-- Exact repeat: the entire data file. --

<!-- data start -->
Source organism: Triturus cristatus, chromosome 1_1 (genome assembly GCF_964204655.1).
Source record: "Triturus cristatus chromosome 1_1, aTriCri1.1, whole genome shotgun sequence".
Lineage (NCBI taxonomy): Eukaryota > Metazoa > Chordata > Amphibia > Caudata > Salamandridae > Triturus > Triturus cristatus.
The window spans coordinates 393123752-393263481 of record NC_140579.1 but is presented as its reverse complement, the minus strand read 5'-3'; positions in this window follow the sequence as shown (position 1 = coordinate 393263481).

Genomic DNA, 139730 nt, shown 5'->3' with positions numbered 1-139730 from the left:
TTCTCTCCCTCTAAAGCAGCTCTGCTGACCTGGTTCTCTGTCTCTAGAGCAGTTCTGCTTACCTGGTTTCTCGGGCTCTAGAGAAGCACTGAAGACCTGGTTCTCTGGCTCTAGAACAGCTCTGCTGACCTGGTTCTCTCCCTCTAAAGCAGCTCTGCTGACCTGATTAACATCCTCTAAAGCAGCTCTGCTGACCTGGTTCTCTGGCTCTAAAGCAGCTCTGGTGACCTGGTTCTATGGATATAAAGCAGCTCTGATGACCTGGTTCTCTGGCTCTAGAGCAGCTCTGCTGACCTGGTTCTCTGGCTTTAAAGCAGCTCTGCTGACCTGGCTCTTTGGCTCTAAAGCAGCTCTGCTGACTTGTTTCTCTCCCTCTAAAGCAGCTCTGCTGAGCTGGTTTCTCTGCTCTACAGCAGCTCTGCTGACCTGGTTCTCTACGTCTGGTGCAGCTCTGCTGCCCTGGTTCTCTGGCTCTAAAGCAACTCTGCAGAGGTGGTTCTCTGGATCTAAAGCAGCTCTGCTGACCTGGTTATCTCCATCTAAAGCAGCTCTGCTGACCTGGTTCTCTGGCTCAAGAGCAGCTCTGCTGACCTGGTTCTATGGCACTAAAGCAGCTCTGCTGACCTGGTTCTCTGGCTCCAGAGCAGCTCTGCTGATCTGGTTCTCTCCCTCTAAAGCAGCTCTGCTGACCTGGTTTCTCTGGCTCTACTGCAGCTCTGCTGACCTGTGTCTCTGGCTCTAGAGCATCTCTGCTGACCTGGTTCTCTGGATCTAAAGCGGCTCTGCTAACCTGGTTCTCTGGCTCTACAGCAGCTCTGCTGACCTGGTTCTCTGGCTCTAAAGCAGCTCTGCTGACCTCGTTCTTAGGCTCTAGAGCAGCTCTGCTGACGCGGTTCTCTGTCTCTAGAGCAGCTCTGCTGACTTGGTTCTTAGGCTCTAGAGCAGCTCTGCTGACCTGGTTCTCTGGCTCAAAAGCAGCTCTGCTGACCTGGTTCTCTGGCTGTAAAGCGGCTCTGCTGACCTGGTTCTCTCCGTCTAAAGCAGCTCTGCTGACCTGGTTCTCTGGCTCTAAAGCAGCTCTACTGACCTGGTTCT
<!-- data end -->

Source organism: Triturus cristatus, chromosome 1_1 (genome assembly GCF_964204655.1).
Source record: "Triturus cristatus chromosome 1_1, aTriCri1.1, whole genome shotgun sequence".
Lineage (NCBI taxonomy): Eukaryota > Metazoa > Chordata > Amphibia > Caudata > Salamandridae > Triturus > Triturus cristatus.
The window spans coordinates 393123752-393263481 of record NC_140579.1 but is presented as its reverse complement, the minus strand read 5'-3'; positions in this window follow the sequence as shown (position 1 = coordinate 393263481).

Genomic DNA, 139730 nt, shown 5'->3' with positions numbered 1-139730 from the left:
TTCTCTCCCTCTAAAGCAGCTCTGCTGACCTGGTTCTCTGTCTCTAGAGCAGTTCTGCTTACCTGGTTTCTCGGGCTCTAGAGAAGCACTGAAGACCTGGTTCTCTGGCTCTAGAACAGCTCTGCTGACCTGGTTCTCTCCCTCTAAAGCAGCTCTGCTGACCTGATTAACATCCTCTAAAGCAGCTCTGCTGACCTGGTTCTCTGGCTCTAAAGCAGCTCTGGTGACCTGGTTCTATGGATATAAAGCAGCTCTGATGACCTGGTTCTCTGGCTCTAGAGCAGCTCTGCTGACCTGGTTCTCTGGCTTTAAAGCAGCTCTGCTGACCTGGCTCTTTGGCTCTAAAGCAGCTCTGCTGACTTGTTTCTCTCCCTCTAAAGCAGCTCTGCTGAGCTGGTTTCTCTGCTCTACAGCAGCTCTGCTGACCTGGTTCTCTACGTCTGGTGCAGCTCTGCTGCCCTGGTTCTCTGGCTCTAAAGCAACTCTGCAGAGGTGGTTCTCTGGATCTAAAGCAGCTCTGCTGACCTGGTTATCTCCATCTAAAGCAGCTCTGCTGACCTGGTTCTCTGGCTCAAGAGCAGCTCTGCTGACCTGGTTCTATGGCACTAAAGCAGCTCTGCTGACCTGGTTCTCTGGCTCCAGAGCAGCTCTGCTGATCTGGTTCTCTCCCTCTAAAGCAGCTCTGCTGACCTGGTTTCTCTGGCTCTACTGCAGCTCTGCTGACCTGTGTCTCTGGCTCTAGAGCATCTCTGCTGACCTGGTTCTCTGGATCTAAAGCGGCTCTGCTAACCTGGTTCTCTGGCTCTACAGCAGCTCTGCTGACCTGGTTCTCTGGCTCTAAAGCAGCTCTGCTGACCTCGTTCTTAGGCTCTAGAGCAGCTCTGCTGACGCGGTTCTCTGTCTCTAGAGCAGCTCTGCTGACTTGGTTCTTAGGCTCTAGAGCAGCTCTGCTGACCTGGTTCTCTGGCTCAAAAGCAGCTCTGCTGACCTGGTTCTCTGGCTGTAAAGCGGCTCTGCTGACCTGGTTCTCTCCGTCTAAAGCAGCTCTGCTGACCTGGTTCTCTGGCTCTAAAGCAGCTCTACTGACCTGGTTCT